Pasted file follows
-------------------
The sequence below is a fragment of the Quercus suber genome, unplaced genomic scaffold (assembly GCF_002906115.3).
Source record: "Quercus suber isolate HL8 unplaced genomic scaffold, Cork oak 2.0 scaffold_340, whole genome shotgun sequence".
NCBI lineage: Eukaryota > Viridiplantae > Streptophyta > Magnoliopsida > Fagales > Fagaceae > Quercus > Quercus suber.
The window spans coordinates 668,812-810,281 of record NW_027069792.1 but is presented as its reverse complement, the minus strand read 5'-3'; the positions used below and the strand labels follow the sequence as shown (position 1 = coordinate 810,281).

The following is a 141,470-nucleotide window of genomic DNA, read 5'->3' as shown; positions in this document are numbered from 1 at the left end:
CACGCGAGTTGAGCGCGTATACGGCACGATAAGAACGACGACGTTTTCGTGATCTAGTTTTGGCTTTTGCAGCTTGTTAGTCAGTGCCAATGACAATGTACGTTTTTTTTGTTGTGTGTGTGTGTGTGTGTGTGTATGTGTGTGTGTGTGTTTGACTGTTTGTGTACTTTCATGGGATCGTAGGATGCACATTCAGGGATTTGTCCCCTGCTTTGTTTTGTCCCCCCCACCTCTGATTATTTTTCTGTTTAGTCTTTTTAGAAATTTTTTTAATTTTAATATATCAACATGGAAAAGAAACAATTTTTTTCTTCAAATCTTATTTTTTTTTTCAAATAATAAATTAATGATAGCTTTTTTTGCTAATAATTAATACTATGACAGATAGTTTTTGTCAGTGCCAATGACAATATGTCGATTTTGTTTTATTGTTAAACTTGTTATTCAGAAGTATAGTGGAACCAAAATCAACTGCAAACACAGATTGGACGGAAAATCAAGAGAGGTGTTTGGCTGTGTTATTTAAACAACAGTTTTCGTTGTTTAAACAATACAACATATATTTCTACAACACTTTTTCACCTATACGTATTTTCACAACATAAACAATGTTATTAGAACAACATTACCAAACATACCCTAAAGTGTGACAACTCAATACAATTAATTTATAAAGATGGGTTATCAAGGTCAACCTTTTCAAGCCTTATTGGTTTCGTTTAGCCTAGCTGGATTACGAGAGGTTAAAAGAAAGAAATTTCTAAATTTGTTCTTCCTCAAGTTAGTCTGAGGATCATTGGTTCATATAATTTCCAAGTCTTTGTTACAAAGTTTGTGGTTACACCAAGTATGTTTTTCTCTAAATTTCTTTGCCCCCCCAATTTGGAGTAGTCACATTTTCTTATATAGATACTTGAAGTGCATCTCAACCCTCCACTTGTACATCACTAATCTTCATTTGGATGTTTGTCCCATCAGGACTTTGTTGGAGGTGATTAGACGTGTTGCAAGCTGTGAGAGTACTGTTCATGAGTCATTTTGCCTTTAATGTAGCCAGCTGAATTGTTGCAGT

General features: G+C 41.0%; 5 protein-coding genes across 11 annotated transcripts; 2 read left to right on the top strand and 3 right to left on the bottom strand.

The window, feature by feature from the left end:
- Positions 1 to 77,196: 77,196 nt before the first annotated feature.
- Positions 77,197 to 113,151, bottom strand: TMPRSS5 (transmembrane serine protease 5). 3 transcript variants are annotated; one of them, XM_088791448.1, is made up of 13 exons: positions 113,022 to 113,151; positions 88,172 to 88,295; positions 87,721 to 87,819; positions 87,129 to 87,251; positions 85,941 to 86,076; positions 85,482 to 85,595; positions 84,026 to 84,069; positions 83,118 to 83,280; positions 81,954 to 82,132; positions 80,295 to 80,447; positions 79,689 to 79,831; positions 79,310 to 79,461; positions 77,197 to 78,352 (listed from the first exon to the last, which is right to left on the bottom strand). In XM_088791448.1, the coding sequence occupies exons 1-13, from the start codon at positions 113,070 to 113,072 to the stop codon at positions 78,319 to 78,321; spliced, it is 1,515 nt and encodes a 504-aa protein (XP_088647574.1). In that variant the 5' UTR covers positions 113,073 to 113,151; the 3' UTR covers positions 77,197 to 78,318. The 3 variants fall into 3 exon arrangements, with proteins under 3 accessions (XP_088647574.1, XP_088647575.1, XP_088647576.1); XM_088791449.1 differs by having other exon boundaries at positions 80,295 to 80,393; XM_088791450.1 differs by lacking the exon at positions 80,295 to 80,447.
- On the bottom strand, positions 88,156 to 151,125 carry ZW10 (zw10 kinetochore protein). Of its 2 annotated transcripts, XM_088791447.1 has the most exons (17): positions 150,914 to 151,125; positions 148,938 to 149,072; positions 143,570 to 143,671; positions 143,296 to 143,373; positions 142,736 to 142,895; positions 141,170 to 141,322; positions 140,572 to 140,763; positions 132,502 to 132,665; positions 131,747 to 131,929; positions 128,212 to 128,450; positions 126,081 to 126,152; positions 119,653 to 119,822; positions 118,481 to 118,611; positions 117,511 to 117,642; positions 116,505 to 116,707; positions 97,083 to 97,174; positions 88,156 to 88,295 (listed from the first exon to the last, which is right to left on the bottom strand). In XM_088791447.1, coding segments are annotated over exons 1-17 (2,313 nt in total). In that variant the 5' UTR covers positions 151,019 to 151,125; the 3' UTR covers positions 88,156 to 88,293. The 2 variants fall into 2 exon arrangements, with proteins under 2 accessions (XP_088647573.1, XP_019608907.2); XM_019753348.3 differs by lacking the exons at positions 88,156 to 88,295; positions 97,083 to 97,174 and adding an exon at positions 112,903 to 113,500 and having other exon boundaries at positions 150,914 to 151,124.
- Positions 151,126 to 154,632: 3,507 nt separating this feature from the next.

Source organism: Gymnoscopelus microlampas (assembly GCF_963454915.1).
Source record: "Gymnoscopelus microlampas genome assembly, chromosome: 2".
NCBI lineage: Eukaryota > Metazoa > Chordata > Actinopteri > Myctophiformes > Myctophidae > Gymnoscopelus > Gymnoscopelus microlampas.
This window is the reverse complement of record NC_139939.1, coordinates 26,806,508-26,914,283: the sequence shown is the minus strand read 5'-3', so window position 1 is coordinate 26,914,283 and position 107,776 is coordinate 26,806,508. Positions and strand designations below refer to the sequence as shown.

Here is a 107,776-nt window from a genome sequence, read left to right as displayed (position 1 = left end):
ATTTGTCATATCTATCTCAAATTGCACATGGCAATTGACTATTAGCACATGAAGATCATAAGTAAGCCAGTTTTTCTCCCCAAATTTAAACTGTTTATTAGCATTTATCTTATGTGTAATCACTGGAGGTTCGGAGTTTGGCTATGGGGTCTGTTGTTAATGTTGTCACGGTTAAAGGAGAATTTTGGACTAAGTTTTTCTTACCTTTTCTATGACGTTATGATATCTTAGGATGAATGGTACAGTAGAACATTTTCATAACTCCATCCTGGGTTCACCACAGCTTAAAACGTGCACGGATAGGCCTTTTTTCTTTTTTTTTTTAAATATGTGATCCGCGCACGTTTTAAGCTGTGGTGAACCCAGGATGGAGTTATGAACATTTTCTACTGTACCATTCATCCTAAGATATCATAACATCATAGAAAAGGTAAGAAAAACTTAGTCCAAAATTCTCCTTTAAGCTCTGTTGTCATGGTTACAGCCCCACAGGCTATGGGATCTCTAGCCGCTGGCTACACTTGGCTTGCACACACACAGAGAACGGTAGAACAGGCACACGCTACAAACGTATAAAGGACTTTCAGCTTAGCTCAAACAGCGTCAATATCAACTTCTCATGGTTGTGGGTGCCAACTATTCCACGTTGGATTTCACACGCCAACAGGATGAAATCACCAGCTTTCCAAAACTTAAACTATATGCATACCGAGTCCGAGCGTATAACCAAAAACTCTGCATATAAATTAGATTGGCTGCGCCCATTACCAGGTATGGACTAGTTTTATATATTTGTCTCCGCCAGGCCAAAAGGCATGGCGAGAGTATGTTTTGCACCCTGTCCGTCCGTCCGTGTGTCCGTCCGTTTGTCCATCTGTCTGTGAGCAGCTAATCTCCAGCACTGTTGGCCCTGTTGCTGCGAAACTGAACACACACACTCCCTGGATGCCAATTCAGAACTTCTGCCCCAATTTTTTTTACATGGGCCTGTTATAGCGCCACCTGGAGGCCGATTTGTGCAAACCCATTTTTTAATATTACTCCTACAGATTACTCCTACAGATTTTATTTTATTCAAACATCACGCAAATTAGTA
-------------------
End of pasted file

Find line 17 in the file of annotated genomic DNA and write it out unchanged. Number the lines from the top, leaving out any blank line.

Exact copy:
Here is a 107,776-nt window from a genome sequence, read left to right as displayed (position 1 = left end):